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Novel Use Of The World Wide Web For Undergraduate Process Control Instruction

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1998 Annual Conference


Seattle, Washington

Publication Date

June 28, 1998

Start Date

June 28, 1998

End Date

July 1, 1998



Page Count


Page Numbers

3.428.1 - 3.428.9

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Francis J. Doyle III

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NOTE: The first page of text has been automatically extracted and included below in lieu of an abstract

Session 3513

Novel Use of the World Wide Web for Undergraduate Process Control Instruction

Francis J. Doyle III Dept. of Chemical Engineering, University of Delaware

Abstract It is becoming common practice to use the World Wide Web (WWW) as a vehicle to communicate valuable course-related information to the student (see, e.g., [1]). In this paper, the author describes first-hand experience with the Serf (Server-side educational records facilitator) package, an environment which exploits a Web interface to access a collection of databases. The particular classroom application explored is a senior level required course: CHEG 401 Chemical Process Dynamics and Control.

1. Background

In earlier offerings of an undergraduate process control course, this author relied on traditional Web-based pages for general course information (e.g., syllabus, office hours, solutions, bulletin board). Such an interface, while more effective than hard copy handouts in many respects, is still limited in terms of overall course management. In other words, it is still a very passive environment, where the students download information. Two key issues arose in recent offerings of this course that motivated a more effective medium for course management. The first was the enrollment of off-campus professionals in the course (from local industry), and second was the need to automate the management of the gradebook and roster. The presence of off-campus students suggested a distance learning-like tool was needed, and while Excel and other spreadsheet packages are available for easy management of course grades, this author was looking for a seamless interface to the Web that allowed easy access for both the grader and the student. One solution, described in this paper, is the use of a relational database package (specifically Serf) to manage the course. It addresses the two previously mentioned concerns, and offers many additional capabilities that are particularly relevant for distance learning.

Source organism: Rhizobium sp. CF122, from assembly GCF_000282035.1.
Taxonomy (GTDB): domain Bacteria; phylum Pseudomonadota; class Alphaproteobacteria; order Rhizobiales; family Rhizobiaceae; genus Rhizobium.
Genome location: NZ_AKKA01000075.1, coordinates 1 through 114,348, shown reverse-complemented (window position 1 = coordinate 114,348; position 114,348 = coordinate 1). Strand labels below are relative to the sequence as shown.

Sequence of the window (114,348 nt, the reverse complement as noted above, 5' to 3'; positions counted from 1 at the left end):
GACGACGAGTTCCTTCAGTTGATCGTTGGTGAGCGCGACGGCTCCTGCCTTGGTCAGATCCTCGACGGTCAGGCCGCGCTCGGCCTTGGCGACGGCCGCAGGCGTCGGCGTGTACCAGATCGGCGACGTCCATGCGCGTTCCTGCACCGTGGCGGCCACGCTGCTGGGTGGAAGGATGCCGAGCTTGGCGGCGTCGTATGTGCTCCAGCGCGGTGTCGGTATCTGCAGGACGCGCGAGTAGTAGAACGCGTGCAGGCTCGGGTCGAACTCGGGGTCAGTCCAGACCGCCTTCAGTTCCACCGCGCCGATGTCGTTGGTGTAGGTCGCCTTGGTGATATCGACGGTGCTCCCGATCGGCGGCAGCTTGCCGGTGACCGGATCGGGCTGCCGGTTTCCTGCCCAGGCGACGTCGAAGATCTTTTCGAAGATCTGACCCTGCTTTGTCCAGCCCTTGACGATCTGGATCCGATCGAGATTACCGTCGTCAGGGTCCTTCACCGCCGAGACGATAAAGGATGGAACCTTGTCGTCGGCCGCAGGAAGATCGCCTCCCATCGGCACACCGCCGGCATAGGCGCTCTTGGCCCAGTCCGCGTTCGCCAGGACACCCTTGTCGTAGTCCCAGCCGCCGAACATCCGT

The Serf package was originally developed by Fred Hofstetter at the University of Delaware for Web-based distance education [2,3]. More details about the origins of this package can be found from the Serf Web page [4]. A notable endorsement of this package is the fact that the Public Broadcasting Service (PBS) will use Serf as the vehicle for its first offering of a world-wide Web-based course (Internet Literacy) in 1998 [2]. In effect, Serf is a Java-based environment where one can manage a relational database (written in SQL). According to the Serf Users Manual [5], some typical software and machine requirements are: (i) SQL server, (ii) 32-bit Java Virtual Machine, (iii) ~100 MB RAM for optimal performance, and (iv) 250 MB disk space (recommended). The applications at the University of Delaware have been with the Windows NT operating system.

Doyle III, F. J. (1998, June), Novel Use Of The World Wide Web For Undergraduate Process Control Instruction Paper presented at 1998 Annual Conference, Seattle, Washington.

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